At between five hundred to one thousand U.S. dollars, the procedure may sound expensive, but according to My Fox, the demographic of Japanese parents expecting children allows for such a splurge.
“These days in Japan,” says Dr. Satoshi Sohda, the director of Hiroo Women's clinic in Tokyo, “the age at which women are becoming pregnant is increasing, and also the number of children women give birth to on average has decreased to just one or maximum two. Furthermore, couples in their 30s and 40s are generally financially stable and are willing to go to extreme lengths to preserve the memory of the pregnancy."
The technology being used is the same that has been utilized by doctors across the globe to create 3D models of patients’ organs before an operation. These organ replicas can be produced in plastic, gel, or rubber, but the option available to expecting parents is only an image. Although how cool/weird/creepy would that be to hold a full 3D model of your child in rubber — real size, real weight, complete with discernible features like daddy’s nose and mommy’s lips?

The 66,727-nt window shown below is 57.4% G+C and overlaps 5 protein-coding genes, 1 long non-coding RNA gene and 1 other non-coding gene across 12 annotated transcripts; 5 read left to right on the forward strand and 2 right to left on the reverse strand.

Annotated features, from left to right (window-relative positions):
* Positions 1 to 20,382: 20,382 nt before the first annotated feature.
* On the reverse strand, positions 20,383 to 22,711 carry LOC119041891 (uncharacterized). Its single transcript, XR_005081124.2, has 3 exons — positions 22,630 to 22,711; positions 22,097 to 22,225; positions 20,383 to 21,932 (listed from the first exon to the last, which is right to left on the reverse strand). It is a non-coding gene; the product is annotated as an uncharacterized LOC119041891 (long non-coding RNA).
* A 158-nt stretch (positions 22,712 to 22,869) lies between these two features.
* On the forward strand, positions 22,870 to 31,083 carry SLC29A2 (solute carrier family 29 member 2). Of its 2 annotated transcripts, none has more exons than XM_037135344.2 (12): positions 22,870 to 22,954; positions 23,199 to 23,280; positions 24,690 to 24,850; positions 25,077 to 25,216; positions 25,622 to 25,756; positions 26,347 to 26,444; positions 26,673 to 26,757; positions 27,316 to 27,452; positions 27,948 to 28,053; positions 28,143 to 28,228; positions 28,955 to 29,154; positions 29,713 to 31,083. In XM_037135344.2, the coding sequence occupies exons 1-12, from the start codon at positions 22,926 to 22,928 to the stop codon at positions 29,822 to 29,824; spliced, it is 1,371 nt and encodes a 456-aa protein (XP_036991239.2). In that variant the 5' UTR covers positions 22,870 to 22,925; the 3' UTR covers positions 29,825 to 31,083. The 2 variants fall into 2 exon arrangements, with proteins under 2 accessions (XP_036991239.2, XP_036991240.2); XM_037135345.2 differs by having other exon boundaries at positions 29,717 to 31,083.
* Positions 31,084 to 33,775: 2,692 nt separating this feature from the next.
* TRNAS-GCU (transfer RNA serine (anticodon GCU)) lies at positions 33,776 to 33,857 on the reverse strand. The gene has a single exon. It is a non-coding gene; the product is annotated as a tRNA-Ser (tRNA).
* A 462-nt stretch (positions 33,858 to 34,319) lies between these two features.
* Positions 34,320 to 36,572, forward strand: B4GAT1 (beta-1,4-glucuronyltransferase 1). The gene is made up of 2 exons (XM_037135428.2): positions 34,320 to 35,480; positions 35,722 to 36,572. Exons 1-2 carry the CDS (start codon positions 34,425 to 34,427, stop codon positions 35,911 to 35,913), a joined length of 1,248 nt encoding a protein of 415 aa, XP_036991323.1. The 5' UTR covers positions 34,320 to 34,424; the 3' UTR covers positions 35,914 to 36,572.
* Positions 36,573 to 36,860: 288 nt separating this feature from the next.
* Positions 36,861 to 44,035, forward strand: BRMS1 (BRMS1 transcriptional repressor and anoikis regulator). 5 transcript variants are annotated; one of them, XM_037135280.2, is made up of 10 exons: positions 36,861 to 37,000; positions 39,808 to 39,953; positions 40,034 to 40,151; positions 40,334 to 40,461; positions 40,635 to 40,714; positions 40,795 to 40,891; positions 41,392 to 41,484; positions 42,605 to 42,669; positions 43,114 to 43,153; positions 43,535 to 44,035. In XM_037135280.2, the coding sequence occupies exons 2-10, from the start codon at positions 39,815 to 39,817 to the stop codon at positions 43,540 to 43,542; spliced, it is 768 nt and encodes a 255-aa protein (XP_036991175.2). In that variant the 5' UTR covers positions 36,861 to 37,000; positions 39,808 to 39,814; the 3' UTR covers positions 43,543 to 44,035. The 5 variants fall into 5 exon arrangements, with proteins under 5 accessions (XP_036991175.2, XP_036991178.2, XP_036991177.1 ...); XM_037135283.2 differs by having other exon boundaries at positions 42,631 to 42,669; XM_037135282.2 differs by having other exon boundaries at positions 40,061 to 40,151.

Kumi Mendoza is one expecting mom who opted for the printing, and she couldn’t be more thrilled with the results. “When I first saw it I was really moved. The nose and the lips looked so real and the print looked like something that had been done by hand. I'm still surprised that a machine could produce something like this. I was also impressed that this is real size because I can imagine what my baby looks like. I can't wait to meet her."
How do you feel about this new 3D printing process that allows parents to meet their unborn children: compelling or creepy?